“I will arise and go to my father, and will say unto him, Father, I have sinned against heaven, and before thee.” (Luke 15:18)
Not long ago, I heard about a Christian young adult who is dealing with addictions in his or her life. A counselor told this young person that he (or she) had “a father problem.” This was said because the individual considers the father in the home to be nearly perfect, expecting the same from him or her. I happen to know this is not the case in this instance. When I heard this, I said to the person with me, “Oh, there’s a father problem all right, just not an earthly one.”
If you’re someone who has read these musings of mine for any length of time, you know that people who use parental flaws (or excellence) to cushion the sinfulness of their own sin, simply wear me out! Heredity and environment may have their part in our personal development, but our Adamic nature plays a far greater role, to my way of thinking. If you’ve read the stories of the kings of Israel in the books of Kings and Chronicles, you know that sometimes, good kings had bad sons, and bad kings had good sons. One thing did not guarantee the other. Each man stood on his own merits.
The same is true in the New Testament. The only time Jesus ever pointed to paternity as the reason for sinful behavior was in John eight, where He told the scribes and Pharisees, “Ye are of your father the devil, and the lusts of your father ye will do” (Jno. 8:44). Nothing was said of their earthly father or their bringing up, just the fact that because God was not their father, the devil was. It was as simple as that. No retrospection or introspection, just Divine inspection!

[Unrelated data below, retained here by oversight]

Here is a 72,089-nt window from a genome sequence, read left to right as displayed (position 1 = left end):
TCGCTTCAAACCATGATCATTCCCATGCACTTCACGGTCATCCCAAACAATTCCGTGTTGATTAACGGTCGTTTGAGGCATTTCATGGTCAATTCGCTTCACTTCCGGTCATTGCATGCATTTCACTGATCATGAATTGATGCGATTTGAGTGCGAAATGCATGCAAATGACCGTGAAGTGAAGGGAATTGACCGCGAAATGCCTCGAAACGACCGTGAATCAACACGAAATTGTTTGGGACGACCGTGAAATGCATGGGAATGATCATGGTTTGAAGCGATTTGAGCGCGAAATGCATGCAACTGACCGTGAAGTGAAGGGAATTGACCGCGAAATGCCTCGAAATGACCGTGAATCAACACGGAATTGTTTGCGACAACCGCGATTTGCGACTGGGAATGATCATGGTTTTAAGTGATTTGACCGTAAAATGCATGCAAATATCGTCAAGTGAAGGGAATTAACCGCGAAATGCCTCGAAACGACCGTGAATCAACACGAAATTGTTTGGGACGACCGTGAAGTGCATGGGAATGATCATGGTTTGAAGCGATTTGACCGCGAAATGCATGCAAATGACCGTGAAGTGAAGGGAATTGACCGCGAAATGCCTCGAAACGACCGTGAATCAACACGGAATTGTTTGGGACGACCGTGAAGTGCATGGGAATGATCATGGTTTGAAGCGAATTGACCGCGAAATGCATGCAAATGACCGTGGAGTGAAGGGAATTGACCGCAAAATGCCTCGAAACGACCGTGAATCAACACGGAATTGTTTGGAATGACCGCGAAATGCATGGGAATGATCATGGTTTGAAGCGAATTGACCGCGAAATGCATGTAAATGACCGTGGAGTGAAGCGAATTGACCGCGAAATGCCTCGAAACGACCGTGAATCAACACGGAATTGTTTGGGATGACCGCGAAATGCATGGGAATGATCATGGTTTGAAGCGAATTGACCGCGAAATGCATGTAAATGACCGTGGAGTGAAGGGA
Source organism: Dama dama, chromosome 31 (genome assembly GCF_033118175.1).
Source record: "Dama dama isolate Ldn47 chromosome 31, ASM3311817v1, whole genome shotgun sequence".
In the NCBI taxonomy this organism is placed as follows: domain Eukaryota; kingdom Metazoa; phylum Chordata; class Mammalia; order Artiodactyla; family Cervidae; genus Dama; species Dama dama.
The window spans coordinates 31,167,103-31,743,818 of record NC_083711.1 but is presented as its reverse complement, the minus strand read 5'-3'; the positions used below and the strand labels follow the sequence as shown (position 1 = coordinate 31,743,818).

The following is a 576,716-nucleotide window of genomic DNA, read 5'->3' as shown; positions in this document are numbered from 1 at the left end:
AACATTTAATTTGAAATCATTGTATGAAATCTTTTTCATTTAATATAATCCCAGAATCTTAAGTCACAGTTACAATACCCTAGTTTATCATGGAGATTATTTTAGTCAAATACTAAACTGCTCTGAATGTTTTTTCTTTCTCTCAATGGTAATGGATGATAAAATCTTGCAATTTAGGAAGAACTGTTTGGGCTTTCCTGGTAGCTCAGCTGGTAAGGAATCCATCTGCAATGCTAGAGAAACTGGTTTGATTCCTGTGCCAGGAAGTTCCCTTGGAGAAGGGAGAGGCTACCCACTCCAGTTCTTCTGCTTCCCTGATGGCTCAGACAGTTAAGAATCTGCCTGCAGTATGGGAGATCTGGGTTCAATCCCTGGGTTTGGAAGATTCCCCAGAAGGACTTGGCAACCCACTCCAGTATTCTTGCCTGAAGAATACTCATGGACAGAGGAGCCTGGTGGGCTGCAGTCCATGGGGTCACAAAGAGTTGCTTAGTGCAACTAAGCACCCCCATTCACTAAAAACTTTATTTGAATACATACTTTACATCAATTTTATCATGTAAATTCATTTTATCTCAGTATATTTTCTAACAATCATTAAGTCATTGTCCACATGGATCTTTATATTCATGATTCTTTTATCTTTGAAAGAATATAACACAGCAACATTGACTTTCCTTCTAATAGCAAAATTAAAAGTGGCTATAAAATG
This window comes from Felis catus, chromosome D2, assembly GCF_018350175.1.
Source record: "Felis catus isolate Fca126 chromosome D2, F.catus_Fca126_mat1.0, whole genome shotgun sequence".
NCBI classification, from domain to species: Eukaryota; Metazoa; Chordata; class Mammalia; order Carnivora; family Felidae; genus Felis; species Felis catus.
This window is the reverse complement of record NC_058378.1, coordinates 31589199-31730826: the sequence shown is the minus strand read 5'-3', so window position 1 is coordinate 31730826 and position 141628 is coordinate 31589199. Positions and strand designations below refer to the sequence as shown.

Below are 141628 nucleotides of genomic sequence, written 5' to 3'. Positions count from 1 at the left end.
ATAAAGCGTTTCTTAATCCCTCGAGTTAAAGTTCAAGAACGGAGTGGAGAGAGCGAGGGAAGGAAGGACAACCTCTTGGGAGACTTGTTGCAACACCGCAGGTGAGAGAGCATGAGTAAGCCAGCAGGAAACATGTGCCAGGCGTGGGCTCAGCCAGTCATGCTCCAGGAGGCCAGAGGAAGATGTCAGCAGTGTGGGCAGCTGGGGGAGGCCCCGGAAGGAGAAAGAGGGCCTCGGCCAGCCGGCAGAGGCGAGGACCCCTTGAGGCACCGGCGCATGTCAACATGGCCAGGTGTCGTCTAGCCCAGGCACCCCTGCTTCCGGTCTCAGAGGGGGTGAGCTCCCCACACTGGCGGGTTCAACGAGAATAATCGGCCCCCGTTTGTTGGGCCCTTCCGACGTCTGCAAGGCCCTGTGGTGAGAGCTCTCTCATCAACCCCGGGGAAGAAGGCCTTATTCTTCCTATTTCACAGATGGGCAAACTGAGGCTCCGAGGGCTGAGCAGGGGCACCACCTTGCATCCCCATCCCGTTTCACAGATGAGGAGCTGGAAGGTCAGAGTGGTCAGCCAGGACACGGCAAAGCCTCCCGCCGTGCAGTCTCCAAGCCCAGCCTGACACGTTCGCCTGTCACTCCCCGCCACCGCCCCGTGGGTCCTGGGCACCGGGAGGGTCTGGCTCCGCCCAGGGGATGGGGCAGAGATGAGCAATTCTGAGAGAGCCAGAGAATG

And as believers, when there is no victory in our lives and sin has gained the upper hand, we have a Father problem. Yes, the One of whom Jesus said, “Be ye therefore perfect, even as your Father which is in heaven is perfect” (Matt. 5:48). Our Father expects you and me to submit to His ongoing perfecting in our lives, until the day we are presented “faultless before the presence of his glory with exceeding joy” (Jude 24).
I heard someone say today, “To get anywhere, you have to know where you are.” When you’re looking for directions on MapQuest, you have to fill in both Point A and Point B. So too, if you want to get anywhere in the Christian life, you have to know (and admit) where you are right now. As long as you’re looking for Point A in the past, Point B will always be the mess you’re in right now.
If you’re out of the will of God today, you have the same “Father problem” the prodigal son had. And if you’ll admit where you are, like he did, you can take care of that problem.